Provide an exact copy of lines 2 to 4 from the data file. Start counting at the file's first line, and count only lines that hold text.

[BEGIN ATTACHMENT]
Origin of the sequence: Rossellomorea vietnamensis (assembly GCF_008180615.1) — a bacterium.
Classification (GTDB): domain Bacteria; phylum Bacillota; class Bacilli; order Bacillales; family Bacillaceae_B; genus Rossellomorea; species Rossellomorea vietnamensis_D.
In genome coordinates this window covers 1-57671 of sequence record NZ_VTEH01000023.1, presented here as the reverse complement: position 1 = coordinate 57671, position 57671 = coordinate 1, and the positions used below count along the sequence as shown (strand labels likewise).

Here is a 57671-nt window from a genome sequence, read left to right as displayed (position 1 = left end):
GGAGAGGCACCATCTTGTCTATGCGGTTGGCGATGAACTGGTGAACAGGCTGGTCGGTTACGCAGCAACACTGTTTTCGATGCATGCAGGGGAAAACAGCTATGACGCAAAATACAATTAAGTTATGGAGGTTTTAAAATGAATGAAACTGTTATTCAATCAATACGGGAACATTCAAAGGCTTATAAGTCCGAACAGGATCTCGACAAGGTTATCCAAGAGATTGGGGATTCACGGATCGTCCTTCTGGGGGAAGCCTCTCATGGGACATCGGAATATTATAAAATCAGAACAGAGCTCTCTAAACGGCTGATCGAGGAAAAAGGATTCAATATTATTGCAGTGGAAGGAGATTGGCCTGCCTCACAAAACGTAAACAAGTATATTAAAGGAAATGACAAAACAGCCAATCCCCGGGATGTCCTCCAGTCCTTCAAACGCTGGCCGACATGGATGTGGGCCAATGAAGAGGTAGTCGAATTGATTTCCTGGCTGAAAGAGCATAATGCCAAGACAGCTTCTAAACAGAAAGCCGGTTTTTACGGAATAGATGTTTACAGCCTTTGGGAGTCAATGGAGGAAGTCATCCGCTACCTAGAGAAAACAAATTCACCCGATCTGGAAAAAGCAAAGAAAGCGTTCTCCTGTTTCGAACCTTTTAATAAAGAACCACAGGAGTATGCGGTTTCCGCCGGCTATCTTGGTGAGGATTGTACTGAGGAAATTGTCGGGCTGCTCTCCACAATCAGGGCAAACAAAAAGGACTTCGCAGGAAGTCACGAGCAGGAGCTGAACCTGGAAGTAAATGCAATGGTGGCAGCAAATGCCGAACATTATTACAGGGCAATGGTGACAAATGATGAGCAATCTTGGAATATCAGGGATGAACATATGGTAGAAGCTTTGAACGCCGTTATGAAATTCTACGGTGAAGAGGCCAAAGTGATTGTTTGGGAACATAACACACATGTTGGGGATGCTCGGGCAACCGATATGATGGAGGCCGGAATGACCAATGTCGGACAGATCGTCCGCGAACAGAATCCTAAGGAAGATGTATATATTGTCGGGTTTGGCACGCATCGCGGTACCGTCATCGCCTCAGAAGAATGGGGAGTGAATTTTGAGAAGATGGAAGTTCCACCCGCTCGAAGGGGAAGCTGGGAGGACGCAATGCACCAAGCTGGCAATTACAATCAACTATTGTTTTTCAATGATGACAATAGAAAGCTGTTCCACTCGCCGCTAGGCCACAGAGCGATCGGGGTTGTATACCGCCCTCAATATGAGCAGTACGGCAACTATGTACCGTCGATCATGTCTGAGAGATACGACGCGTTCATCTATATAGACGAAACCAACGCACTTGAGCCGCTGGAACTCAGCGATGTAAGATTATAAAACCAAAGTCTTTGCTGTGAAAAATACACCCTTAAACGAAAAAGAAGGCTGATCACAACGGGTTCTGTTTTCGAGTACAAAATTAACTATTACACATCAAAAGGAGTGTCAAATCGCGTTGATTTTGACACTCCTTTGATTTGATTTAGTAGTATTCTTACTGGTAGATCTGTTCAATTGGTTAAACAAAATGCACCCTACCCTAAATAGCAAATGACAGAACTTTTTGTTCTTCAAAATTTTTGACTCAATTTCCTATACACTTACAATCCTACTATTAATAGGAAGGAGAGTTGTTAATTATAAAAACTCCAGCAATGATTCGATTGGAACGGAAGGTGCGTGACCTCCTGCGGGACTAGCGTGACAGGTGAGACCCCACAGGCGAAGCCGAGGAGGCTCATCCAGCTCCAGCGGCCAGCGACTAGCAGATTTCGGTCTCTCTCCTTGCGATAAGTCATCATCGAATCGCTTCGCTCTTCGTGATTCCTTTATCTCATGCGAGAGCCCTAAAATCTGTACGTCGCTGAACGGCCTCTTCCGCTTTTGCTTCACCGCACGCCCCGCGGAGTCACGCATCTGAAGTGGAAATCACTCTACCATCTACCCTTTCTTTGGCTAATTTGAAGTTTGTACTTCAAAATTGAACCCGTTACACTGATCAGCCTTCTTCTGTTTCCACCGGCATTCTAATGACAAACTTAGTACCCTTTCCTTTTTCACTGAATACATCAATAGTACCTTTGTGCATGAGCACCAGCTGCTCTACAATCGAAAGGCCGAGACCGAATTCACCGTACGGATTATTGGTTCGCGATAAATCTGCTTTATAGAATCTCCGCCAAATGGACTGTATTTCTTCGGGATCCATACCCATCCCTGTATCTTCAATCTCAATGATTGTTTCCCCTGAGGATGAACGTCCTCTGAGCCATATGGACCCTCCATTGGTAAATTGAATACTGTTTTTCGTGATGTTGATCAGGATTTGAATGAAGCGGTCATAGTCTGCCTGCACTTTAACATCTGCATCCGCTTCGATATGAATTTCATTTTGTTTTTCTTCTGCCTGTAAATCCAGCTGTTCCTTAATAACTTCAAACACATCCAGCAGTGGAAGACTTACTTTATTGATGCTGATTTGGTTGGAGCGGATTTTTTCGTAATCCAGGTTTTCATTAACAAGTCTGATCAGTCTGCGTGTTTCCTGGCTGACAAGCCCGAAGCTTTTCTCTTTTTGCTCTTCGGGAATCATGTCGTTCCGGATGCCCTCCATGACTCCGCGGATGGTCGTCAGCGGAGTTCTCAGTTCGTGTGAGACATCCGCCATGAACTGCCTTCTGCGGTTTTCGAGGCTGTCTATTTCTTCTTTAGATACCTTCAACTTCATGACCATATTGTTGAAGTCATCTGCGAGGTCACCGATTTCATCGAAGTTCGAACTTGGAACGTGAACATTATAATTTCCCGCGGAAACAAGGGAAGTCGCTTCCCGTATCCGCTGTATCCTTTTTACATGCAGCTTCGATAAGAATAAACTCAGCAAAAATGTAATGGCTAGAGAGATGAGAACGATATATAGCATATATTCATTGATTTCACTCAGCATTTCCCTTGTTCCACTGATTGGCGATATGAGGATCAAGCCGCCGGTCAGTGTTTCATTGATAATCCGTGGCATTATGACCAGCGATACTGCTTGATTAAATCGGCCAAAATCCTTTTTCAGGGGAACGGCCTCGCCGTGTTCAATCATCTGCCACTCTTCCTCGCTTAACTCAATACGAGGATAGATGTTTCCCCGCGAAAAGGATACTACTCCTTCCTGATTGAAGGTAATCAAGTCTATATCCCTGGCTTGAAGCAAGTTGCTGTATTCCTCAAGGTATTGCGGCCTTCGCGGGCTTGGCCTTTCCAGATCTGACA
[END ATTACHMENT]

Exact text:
Classification (GTDB): domain Bacteria; phylum Bacillota; class Bacilli; order Bacillales; family Bacillaceae_B; genus Rossellomorea; species Rossellomorea vietnamensis_D.
In genome coordinates this window covers 1-57671 of sequence record NZ_VTEH01000023.1, presented here as the reverse complement: position 1 = coordinate 57671, position 57671 = coordinate 1, and the positions used below count along the sequence as shown (strand labels likewise).

Here is a 57671-nt window from a genome sequence, read left to right as displayed (position 1 = left end):